Environmental factors affect the distribution of two Epichloë fungal endophyte species inhabiting a common host grove bluegrass (Poa alsodes)

UNCG Author/Contributor (non-UNCG co-authors, if there are any, appear on document)
Stanley H. Faeth, Professor Emeritus (Creator)
Tatsiana Shymanovich, Postdoctoral Fellow (Creator)
The University of North Carolina at Greensboro (UNCG )
Web Site: http://library.uncg.edu/

Abstract: 2018-2019 UNCG University Libraries Open Access Publishing Fund Grant Winner.

Aim: The endophyte Epichloë alsodes, with known insecticidal properties, is found in a majority of Poa alsodes populations across a latitudinal gradient from North Carolina to New York. A second endophyte, E. schardlii var. pennsylvanica, with known insect-deterring effects, is limited to a few populations in Pennsylvania. We explored whether such disparate differences in distributions could be explained by selection from biotic and abiotic environmental factors.

Location: Along the Appalachian Mountains from North Carolina to New York, USA.

Taxon: Fungi.

Methods: Studied correlations of infection frequencies with abiotic and biotic environmental factors. Checked endophyte vertical transmission rates and effects on overwintering survival. With artificial inoculations for two host populations with two isolates per endophyte species, tested endophyte–host compatibility. Studied effects of isolates on host performances in greenhouse experiment with four water-nutrients treatments.

Results: Correlation analysis revealed positive associations of E. alsodes frequency with July Max temperatures, July precipitation, and soil nitrogen and phosphorous and negative associations with insect damage and soil magnesium and potassium. Plants infected with E. alsodes had increased overwintering survival compared to plants infected with E. schardlii or uninfected (E-) plants. Artificial inoculations indicated that E. alsodes had better compatibility with a variety of host genotypes than did E. schardlii. The experiment with reciprocally inoculated plants grown under different treatments revealed a complexity of interactions among hosts, endophyte species, isolate within species, host plant origin, and environmental factors. Neither of the endophyte species increased plant biomass, but some of the isolates within each species had other effects on plant growth such as increased root:shoot ratio, number of tillers, and changes in plant height that might affect host fitness.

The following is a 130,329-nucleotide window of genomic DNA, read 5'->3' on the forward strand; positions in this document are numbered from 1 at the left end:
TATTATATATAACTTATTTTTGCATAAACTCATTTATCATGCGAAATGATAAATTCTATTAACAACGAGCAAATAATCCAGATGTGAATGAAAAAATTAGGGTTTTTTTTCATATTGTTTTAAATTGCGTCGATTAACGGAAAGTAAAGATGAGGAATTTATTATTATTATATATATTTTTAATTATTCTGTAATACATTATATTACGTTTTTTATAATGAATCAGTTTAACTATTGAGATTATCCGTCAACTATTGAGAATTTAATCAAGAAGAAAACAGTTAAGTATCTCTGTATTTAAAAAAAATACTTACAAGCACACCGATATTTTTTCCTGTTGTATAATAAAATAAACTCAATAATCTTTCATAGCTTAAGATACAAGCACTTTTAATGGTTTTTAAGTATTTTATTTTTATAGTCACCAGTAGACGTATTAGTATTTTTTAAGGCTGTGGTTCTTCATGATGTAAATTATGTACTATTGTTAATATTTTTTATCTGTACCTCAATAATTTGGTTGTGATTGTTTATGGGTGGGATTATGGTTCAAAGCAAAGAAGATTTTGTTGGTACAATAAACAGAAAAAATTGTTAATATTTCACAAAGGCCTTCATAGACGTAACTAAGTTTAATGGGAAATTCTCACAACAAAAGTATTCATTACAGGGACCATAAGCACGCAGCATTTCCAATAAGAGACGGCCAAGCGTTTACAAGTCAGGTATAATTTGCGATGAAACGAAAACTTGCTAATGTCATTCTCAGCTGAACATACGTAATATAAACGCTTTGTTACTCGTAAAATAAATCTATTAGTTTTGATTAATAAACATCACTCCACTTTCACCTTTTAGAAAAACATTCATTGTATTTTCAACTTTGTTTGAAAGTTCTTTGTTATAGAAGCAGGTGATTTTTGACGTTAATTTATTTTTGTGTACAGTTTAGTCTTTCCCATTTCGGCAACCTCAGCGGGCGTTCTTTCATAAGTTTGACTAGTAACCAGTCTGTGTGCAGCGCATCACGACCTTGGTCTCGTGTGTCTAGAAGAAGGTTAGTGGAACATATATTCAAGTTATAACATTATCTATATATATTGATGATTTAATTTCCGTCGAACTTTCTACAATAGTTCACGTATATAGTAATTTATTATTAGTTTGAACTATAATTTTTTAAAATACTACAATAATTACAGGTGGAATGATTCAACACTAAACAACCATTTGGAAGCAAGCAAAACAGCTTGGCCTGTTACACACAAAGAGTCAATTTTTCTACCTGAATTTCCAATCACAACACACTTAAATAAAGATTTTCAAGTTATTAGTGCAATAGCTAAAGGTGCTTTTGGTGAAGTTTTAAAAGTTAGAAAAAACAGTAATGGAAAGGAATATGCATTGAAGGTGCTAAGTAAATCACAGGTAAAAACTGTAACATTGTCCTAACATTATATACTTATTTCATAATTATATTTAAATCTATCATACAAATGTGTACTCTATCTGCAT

Main conclusion: In the absence of clear and consistent effects of the endophytes on host growth, the differences in endophyte-mediated protection against herbivores may be the key factor determining distribution differences of the two endophyte species.

Additional Information

Ecology and Evolution. 2019; 9: 6624– 6642
Language: English
Date: 2019
ecological factors, endophyte distributions, endophyte-host compatibility, grass populations, host plant growth, infection benefits, southeastern North America

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